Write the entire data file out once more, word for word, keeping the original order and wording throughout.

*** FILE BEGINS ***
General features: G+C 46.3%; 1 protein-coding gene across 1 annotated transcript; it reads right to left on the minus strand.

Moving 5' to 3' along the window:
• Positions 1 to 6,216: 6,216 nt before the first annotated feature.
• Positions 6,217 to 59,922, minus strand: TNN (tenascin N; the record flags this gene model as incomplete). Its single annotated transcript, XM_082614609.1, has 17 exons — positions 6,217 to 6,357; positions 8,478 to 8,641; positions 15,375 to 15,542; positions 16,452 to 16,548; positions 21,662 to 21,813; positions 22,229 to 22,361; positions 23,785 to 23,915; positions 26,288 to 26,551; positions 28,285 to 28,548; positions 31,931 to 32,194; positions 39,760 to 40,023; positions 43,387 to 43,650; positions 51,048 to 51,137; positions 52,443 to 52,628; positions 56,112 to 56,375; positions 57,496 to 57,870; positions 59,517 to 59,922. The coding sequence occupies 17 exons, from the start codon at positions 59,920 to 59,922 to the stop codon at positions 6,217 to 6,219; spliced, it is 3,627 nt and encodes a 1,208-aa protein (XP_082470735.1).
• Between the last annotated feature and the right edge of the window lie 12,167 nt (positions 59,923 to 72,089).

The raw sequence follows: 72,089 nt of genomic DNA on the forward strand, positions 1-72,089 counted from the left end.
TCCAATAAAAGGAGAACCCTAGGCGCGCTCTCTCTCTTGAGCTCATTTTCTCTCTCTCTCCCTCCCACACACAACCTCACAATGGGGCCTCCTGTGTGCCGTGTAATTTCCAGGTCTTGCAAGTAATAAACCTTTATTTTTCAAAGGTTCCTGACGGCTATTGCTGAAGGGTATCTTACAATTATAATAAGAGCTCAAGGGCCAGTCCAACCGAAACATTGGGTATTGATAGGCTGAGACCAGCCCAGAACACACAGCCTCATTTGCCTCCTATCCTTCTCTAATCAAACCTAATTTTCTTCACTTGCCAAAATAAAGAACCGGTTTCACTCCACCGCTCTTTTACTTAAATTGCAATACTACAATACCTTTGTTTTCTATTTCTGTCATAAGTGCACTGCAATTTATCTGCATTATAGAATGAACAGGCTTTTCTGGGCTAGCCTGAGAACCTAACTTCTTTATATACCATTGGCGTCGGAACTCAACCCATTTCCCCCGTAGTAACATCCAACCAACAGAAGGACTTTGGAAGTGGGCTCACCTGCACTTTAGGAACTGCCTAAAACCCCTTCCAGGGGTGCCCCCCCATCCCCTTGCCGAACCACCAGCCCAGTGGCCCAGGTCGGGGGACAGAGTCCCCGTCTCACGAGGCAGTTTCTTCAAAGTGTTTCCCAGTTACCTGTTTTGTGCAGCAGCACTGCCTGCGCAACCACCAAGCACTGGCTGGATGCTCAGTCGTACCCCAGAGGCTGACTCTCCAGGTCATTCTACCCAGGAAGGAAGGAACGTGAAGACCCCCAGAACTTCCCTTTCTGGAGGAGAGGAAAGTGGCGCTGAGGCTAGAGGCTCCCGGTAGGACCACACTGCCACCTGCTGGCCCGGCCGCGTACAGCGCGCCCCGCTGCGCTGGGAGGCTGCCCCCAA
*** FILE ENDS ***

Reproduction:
General features: G+C 46.3%; 1 protein-coding gene across 1 annotated transcript; it reads right to left on the minus strand.

Moving 5' to 3' along the window:
• Positions 1 to 6,216: 6,216 nt before the first annotated feature.
• Positions 6,217 to 59,922, minus strand: TNN (tenascin N; the record flags this gene model as incomplete). Its single annotated transcript, XM_082614609.1, has 17 exons — positions 6,217 to 6,357; positions 8,478 to 8,641; positions 15,375 to 15,542; positions 16,452 to 16,548; positions 21,662 to 21,813; positions 22,229 to 22,361; positions 23,785 to 23,915; positions 26,288 to 26,551; positions 28,285 to 28,548; positions 31,931 to 32,194; positions 39,760 to 40,023; positions 43,387 to 43,650; positions 51,048 to 51,137; positions 52,443 to 52,628; positions 56,112 to 56,375; positions 57,496 to 57,870; positions 59,517 to 59,922. The coding sequence occupies 17 exons, from the start codon at positions 59,920 to 59,922 to the stop codon at positions 6,217 to 6,219; spliced, it is 3,627 nt and encodes a 1,208-aa protein (XP_082470735.1).
• Between the last annotated feature and the right edge of the window lie 12,167 nt (positions 59,923 to 72,089).

The raw sequence follows: 72,089 nt of genomic DNA on the forward strand, positions 1-72,089 counted from the left end.
TCCAATAAAAGGAGAACCCTAGGCGCGCTCTCTCTCTTGAGCTCATTTTCTCTCTCTCTCCCTCCCACACACAACCTCACAATGGGGCCTCCTGTGTGCCGTGTAATTTCCAGGTCTTGCAAGTAATAAACCTTTATTTTTCAAAGGTTCCTGACGGCTATTGCTGAAGGGTATCTTACAATTATAATAAGAGCTCAAGGGCCAGTCCAACCGAAACATTGGGTATTGATAGGCTGAGACCAGCCCAGAACACACAGCCTCATTTGCCTCCTATCCTTCTCTAATCAAACCTAATTTTCTTCACTTGCCAAAATAAAGAACCGGTTTCACTCCACCGCTCTTTTACTTAAATTGCAATACTACAATACCTTTGTTTTCTATTTCTGTCATAAGTGCACTGCAATTTATCTGCATTATAGAATGAACAGGCTTTTCTGGGCTAGCCTGAGAACCTAACTTCTTTATATACCATTGGCGTCGGAACTCAACCCATTTCCCCCGTAGTAACATCCAACCAACAGAAGGACTTTGGAAGTGGGCTCACCTGCACTTTAGGAACTGCCTAAAACCCCTTCCAGGGGTGCCCCCCCATCCCCTTGCCGAACCACCAGCCCAGTGGCCCAGGTCGGGGGACAGAGTCCCCGTCTCACGAGGCAGTTTCTTCAAAGTGTTTCCCAGTTACCTGTTTTGTGCAGCAGCACTGCCTGCGCAACCACCAAGCACTGGCTGGATGCTCAGTCGTACCCCAGAGGCTGACTCTCCAGGTCATTCTACCCAGGAAGGAAGGAACGTGAAGACCCCCAGAACTTCCCTTTCTGGAGGAGAGGAAAGTGGCGCTGAGGCTAGAGGCTCCCGGTAGGACCACACTGCCACCTGCTGGCCCGGCCGCGTACAGCGCGCCCCGCTGCGCTGGGAGGCTGCCCCCAA